“A” History of England: From the First Invasion by the Romans, Volume 7

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A. and W. Galignani and Company, 1840 - Great Britain

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Page 223 - I, AB, do declare and believe, that it is not lawful upon any pretence whatsoever to take arms against the king, and that I do abhor that traitorous position of taking arms by his authority against his person or against those that are commissioned by him : So help me God.
Page 362 - I, AB, do declare, that it is not lawful, upon any pretence whatsoever, to take arms against the king : and that I do abhor that traitorous position of taking arms by his authority against his person, or against those that are commissioned by him...
Page 75 - that have forced me to do this. I have sought the Lord both day and night, that he would rather slay me, than put me on the doing of this work.
Page 283 - This pillar was set up in perpetual remembrance of the most dreadful burning of this Protestant city, begun and carried on by the treachery and malice of the Popish faction, in the beginning of September, in the year of our LORD 1666, in order to the carrying on their horrid plot for extirpating the Protestant Religion, and old English Liberty, and introducing Popery and Slavery.
Page 256 - ... enable him to exercise, with a more universal satisfaction, that power of dispensing which he conceived to be inherent in him...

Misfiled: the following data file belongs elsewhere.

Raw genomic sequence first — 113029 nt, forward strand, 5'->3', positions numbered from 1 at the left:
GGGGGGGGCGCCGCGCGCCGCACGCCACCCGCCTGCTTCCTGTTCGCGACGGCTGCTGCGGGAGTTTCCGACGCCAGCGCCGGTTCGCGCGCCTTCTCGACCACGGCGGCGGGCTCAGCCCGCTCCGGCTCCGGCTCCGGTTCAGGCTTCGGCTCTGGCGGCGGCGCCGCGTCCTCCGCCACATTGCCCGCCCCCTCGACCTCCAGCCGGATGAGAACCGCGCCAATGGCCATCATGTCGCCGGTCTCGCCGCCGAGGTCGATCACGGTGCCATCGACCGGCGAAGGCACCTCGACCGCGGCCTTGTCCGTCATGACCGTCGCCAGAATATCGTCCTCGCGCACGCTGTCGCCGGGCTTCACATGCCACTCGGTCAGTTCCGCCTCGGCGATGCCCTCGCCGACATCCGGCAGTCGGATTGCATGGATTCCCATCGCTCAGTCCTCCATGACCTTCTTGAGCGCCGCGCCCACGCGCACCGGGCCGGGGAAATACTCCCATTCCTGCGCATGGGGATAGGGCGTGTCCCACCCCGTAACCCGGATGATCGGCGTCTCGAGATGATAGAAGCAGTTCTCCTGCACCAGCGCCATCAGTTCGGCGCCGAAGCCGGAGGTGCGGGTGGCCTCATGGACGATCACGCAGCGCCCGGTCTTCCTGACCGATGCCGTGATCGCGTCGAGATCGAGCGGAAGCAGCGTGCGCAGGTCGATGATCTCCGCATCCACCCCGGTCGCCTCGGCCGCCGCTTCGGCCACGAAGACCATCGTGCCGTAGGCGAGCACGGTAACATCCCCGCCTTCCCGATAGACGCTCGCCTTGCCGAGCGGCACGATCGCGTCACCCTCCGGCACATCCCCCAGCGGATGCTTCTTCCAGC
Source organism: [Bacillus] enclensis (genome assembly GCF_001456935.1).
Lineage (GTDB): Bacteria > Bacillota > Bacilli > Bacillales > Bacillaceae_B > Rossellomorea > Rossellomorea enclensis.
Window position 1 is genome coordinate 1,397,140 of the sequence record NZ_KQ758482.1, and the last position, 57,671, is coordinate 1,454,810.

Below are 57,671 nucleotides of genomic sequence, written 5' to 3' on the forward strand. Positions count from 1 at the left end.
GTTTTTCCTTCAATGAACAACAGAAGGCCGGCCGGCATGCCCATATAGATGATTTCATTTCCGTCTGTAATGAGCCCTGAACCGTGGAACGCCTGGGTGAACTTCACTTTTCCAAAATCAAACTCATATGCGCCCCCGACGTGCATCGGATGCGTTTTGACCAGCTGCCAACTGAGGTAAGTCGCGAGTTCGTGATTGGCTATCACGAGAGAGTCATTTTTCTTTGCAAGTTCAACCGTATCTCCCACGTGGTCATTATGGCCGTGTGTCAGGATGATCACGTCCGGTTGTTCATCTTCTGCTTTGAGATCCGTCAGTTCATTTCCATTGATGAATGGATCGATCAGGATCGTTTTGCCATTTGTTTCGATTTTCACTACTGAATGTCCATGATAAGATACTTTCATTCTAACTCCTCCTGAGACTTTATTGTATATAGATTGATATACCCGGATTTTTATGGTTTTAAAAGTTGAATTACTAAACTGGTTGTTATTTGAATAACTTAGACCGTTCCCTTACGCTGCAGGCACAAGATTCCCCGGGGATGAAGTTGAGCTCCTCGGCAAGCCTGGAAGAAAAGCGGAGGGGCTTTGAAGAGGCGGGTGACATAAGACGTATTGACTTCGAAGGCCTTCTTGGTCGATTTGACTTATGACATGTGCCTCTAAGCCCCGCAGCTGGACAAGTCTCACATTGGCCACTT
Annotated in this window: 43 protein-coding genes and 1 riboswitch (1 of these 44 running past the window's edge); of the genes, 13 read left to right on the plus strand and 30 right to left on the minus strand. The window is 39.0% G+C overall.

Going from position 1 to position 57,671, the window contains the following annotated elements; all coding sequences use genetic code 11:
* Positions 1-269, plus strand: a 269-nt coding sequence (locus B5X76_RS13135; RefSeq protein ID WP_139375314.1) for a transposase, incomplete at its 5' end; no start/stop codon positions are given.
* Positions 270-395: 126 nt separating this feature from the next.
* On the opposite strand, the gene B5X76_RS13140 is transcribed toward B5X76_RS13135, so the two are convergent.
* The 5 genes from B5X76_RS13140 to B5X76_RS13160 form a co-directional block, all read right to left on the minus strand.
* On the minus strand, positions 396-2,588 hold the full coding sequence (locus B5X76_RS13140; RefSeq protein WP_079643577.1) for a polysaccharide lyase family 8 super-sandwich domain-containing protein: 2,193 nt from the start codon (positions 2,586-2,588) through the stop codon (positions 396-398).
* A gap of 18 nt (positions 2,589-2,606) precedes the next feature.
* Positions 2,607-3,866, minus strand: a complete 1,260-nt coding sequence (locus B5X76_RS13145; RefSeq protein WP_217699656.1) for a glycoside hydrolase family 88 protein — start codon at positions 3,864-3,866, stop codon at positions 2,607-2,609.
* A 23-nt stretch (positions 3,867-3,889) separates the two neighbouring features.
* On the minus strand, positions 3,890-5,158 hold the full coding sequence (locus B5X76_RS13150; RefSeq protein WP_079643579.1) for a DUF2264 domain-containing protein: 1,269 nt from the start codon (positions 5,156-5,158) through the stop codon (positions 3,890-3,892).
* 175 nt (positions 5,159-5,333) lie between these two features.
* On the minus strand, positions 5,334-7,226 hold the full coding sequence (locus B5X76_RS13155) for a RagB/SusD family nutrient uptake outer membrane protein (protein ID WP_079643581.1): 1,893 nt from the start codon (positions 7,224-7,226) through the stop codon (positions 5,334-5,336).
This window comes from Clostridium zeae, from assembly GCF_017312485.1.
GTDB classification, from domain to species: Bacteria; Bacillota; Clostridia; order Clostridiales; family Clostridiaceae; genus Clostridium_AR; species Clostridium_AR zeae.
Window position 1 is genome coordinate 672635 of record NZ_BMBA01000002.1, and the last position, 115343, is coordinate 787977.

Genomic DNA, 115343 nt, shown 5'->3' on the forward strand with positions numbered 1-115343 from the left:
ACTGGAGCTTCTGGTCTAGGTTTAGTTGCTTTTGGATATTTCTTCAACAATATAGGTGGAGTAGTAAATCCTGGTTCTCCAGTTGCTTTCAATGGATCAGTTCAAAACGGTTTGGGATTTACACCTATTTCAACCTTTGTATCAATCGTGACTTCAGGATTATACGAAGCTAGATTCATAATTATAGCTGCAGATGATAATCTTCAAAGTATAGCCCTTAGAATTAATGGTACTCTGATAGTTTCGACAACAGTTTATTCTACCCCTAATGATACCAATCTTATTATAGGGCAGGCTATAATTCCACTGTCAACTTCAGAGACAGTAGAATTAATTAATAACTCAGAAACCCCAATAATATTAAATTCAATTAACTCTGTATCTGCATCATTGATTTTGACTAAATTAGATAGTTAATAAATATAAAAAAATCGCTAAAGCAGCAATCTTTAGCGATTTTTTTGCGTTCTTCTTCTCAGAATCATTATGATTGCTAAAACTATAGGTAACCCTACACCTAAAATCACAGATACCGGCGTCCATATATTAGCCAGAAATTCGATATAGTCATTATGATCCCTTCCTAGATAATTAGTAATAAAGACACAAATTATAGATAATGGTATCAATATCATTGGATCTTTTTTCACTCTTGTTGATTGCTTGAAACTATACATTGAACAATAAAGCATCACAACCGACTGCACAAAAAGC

Page 75 - For a few seconds, apparently in the most violent agitation, he paced forward and backward, and then, stamping on the floor, added, " You are no parliament ; I say you are no parliament ; bring them in, bring them • in," Instantly the door opened, and Colonel Worsley entered, followed by more than twenty musketeers. "This," cried Sir Henry Vane, "is not honest ; it is against morality and common honesty.
Page 75 - At first his language was decorous, and even laudatory. Gradually he became more warm and animated; at last he assumed all the vehemence of passion, and indulged in personal vituperation. He charged the members with self-seeking and profaneness; with the frequent denial of justice, and numerous acts of oppression; with idolizing the lawyers, the constant advocates of tyranny; with neglecting the men who had bled for them in the field, that they might gain the Presbyterians who had apostatized...
Page 380 - ... ordering all coffee-houses to be shut up ; " because in such houses, " and by the meeting of disaffected persons in them, " divers false, malicious, and scandalous reports were " devised and spread abroad, to the defamation of his " majesty's government, and the disturbance of the " quiet and peace of the realm.
Page v - That all writs, processes, commissions, patents, grants, and other things, which now run in the name and style of the keepers of the liberty of England by authority of Parliament...
Page 163 - Lord, though I am a miserable and wretched creature, I am in Covenant with Thee through grace. And I may, I will, come to Thee, for Thy People. Thou hast made me, though very unworthy, a mean instrument to do them some good, and Thee service; and many of them have set too high a value upon me, though others wish and would be glad of my death; Lord, however Thou...

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